Presentation Layer API
The choice of API, of course, depends upon the application requirements, which I do not intend to specify here in any detail. Generally, though, the applications I hope to develop exhibit the following patterns:
- The application (often) leverages a local data store or shared network workspace.
- There are many associations between items in the data store.
- The application relies on numerous real-time calculations to provide essential user views.
- Maintenance of a transparent information flow between applications and data store(s) is integral.
- Reliability of data access is mission critical to the application.
- (Adapted from Mark Sigal.)
Points 2 and 3 are especially important. In our applications, many fields (and perhaps some graphics) will be computed in real time from data entered by the user (perhaps using a spin button or slider, for example) or from independent variables in the data store. I would also emphasize that for the most part there will be no reliance on a separate server. The data store *may* be a database system running on a network server, but it may *also* be a file or files on a shared network drive or the local hard drive. Thus my target applications are true "clients" or "thick clients" ("fat clients"). They may or may not be considered "rich clients" or "smart clients" (probably not), and certainly they are not "thin clients".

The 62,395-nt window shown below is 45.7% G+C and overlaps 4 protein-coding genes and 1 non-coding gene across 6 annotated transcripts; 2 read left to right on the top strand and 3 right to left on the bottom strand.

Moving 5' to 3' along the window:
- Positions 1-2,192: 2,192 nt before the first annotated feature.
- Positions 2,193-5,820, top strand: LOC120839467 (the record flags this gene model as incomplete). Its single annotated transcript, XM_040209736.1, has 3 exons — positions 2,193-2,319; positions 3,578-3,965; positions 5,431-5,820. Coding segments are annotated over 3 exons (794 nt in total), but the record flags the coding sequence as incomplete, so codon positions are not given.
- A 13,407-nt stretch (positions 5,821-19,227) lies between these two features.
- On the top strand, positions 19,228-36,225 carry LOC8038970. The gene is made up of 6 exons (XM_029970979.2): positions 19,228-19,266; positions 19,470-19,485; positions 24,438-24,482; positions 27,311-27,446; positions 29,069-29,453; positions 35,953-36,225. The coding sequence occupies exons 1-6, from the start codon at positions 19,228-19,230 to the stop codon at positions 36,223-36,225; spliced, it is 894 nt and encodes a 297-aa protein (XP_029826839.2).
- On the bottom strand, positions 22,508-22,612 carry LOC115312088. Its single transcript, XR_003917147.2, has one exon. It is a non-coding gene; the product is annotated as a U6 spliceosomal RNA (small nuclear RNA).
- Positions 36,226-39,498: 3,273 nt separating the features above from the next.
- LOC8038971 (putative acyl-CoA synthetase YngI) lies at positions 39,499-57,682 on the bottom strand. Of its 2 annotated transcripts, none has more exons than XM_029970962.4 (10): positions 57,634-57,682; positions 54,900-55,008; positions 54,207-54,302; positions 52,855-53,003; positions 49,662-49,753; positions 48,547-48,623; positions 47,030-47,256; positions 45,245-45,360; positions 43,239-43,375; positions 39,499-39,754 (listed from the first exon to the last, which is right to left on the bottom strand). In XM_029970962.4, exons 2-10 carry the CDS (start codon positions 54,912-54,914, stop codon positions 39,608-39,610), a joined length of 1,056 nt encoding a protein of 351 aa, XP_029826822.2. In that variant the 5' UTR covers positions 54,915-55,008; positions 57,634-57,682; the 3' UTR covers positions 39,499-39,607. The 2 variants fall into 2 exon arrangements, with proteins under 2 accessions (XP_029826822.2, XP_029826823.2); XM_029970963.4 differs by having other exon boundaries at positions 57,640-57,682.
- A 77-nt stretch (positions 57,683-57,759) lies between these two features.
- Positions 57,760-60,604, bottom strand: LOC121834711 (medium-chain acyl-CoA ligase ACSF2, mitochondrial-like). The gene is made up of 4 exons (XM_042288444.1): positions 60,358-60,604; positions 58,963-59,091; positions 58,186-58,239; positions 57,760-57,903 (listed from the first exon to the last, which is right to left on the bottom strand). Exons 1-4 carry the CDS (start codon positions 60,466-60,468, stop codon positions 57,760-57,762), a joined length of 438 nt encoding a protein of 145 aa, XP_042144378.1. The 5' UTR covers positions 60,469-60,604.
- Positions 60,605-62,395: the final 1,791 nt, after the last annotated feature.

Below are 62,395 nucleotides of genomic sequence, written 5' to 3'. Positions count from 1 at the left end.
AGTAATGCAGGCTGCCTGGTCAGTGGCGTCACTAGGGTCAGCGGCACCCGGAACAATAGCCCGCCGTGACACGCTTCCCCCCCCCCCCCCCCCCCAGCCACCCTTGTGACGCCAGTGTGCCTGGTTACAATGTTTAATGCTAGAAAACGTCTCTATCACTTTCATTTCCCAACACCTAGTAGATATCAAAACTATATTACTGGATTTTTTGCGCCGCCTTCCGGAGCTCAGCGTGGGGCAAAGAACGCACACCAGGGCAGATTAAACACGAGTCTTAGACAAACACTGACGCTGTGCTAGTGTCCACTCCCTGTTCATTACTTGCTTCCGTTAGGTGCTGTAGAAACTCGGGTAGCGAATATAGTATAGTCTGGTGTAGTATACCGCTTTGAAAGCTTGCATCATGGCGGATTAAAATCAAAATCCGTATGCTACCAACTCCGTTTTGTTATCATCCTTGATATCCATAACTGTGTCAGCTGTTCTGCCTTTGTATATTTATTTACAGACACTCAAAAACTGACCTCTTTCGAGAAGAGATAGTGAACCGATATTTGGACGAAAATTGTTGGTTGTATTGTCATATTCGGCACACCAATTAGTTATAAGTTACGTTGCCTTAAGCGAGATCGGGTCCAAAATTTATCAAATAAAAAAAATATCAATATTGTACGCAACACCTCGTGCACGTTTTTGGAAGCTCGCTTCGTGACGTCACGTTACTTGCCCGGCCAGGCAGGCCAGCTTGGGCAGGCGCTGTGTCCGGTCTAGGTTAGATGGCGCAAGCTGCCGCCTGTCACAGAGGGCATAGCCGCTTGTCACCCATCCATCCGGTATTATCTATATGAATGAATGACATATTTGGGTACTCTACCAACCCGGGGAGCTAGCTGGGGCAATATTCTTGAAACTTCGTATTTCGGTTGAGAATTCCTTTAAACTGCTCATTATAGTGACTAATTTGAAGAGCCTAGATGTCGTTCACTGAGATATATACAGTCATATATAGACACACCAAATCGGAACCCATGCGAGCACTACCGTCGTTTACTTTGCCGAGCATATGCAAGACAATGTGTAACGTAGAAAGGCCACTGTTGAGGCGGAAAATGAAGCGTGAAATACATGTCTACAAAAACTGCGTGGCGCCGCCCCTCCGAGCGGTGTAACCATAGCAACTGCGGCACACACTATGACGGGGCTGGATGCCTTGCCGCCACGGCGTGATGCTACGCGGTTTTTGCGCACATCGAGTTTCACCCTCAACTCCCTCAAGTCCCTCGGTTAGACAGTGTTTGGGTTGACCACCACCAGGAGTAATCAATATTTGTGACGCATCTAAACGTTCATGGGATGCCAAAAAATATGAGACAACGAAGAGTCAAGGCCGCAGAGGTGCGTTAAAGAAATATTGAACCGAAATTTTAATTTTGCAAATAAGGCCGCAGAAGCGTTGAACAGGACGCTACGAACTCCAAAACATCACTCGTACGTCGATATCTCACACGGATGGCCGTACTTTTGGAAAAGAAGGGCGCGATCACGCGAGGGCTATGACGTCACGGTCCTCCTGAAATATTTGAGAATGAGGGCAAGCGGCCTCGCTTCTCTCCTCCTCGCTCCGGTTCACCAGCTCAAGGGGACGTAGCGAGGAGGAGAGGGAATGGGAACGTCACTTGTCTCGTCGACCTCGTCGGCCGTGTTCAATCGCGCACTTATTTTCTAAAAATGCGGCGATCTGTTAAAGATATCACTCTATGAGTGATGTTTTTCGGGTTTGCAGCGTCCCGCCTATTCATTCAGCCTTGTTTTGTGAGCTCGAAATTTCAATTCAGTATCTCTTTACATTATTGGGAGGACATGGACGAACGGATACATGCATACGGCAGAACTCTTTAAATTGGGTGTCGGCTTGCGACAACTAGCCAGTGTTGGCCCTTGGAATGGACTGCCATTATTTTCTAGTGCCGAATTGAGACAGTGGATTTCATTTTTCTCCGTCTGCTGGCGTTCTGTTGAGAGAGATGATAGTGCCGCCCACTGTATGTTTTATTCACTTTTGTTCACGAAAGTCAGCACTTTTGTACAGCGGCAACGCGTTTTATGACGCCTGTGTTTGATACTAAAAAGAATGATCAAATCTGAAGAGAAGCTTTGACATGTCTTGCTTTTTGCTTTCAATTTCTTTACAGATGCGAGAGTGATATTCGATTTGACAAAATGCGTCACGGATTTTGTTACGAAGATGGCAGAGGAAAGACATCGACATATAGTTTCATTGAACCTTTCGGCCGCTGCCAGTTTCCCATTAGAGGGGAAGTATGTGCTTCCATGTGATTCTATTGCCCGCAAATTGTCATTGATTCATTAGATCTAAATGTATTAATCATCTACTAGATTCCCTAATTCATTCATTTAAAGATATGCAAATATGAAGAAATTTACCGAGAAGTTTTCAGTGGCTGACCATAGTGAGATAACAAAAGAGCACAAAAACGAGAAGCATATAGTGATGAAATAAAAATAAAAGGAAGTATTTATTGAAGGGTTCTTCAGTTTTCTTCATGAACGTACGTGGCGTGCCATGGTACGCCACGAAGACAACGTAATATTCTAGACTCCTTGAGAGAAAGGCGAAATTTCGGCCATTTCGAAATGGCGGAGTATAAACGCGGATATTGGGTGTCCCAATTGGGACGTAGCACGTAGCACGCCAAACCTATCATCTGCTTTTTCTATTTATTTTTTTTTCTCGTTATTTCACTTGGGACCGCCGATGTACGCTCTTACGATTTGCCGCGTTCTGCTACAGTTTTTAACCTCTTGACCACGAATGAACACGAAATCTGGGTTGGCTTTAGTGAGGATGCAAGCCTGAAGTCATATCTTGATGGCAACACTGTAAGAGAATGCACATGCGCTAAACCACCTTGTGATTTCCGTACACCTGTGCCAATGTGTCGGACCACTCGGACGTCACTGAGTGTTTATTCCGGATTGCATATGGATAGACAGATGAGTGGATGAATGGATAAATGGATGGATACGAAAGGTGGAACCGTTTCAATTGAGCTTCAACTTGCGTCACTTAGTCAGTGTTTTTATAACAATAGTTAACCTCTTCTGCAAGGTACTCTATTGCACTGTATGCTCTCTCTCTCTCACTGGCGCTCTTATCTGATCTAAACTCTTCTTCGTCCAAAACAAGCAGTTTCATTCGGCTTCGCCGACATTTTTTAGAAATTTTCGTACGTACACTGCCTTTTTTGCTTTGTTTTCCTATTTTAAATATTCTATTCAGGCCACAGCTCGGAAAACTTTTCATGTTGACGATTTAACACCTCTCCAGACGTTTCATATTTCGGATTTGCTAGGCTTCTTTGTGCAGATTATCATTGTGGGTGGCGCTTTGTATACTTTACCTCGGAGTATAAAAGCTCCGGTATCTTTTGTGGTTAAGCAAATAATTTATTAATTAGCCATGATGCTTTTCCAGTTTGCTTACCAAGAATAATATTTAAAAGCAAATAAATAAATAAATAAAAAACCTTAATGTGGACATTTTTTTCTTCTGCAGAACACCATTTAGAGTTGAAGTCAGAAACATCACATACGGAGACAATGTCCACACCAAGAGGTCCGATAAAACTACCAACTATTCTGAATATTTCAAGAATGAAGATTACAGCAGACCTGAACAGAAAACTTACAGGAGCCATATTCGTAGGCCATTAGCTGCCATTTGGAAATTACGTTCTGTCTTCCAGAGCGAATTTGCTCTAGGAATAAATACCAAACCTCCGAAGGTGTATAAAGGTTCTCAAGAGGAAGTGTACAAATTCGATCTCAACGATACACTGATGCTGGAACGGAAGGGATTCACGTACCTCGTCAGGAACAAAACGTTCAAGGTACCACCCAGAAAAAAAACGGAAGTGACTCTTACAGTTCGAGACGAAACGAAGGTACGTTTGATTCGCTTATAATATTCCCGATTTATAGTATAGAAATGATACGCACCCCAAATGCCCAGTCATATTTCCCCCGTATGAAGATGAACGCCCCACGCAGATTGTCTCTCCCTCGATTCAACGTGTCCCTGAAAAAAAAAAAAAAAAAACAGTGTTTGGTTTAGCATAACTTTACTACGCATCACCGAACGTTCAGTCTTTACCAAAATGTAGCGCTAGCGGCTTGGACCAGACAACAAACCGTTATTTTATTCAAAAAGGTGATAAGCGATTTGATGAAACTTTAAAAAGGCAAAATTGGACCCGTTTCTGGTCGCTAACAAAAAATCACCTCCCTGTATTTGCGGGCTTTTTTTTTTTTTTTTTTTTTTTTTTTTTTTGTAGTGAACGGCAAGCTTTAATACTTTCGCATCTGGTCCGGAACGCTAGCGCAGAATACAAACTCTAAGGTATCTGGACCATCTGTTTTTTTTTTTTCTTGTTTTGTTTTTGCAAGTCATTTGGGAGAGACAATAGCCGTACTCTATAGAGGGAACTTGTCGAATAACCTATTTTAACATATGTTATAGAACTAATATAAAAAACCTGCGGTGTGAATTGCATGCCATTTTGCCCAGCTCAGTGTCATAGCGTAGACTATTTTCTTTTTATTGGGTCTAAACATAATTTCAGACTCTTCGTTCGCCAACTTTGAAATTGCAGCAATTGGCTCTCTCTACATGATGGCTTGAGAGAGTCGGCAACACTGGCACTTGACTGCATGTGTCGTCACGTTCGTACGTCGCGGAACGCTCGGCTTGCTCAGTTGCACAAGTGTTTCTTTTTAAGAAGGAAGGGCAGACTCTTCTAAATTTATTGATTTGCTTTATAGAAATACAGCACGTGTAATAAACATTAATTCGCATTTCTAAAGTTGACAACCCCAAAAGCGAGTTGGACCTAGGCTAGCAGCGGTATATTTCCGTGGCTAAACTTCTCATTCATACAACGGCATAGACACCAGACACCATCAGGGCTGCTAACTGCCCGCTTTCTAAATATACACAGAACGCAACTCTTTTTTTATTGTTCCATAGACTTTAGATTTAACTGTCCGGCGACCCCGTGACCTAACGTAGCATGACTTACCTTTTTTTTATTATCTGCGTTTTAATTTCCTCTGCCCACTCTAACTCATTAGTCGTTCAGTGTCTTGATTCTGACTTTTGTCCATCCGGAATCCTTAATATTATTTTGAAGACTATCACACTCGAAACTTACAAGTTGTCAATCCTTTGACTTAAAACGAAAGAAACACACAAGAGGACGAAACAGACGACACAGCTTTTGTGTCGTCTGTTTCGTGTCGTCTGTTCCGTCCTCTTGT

What this means is that the most technology-neutral open standards are nearly irrelevant in my situation. By this I mean that browser-based user interfaces (and their related W3C standards) will not be acceptable for me. I am open to changing my mind about this, but for the moment I am not planning to explore Web-based application development. I am attracted to the W3C standards such as CSS, DOM, HTML, RDF, SOAP, XForms, XHTML, XML and XSL precisely because they are among the most widely accepted open standards for interoperability. But because they are intended primarily for Web-based technologies, which I have rejected, it is not immediately obvious how to take advantage of these standards.
Now, I am quite aware of the fact that the W3C standards mentioned above are not limited to browser-based applications. XML, in particular, is extremely flexible and widely used in the exchange of a wide variety of data, both on the Web and elsewhere. For example, XRC is wxWidget's "XML Resource Code" API, and XUL is Mozilla's XML User Interface Language. There are, however, several problems associated with using XML for this purpose. First, XML files must be parsed and interpreted by a specific runtime environment (RTE) or rendering engine (RE), and even though cross-platform RE's can be provided, this requirement means that the API is no longer "technology neutral", because it is dependant upon the rendering engine. Second, XML files are not easy to write by hand (and not easily read by people either). The XRC page, for example, states that "It is highly recommended that you use a resource editing tool, since it's fiddly writing XRC files by hand." This means that one not only needs a RTE/RE, but a specialized editor as well. For the sake of completeness, there are at least two other XML-based API's: UsiXML and UIML, both with similar limitations. All four (XRC, XUL, UsiXML and UIML) require a third party RTE/RE because they do not use a Web browser. By contrast, XForms is an API that uses a Web browser as its RE. One advantage of XHTML/XML-based API's is that CSS is designed to work with markup languages so that it is relatively easy to use styles. More on XHTML/XML/CSS later.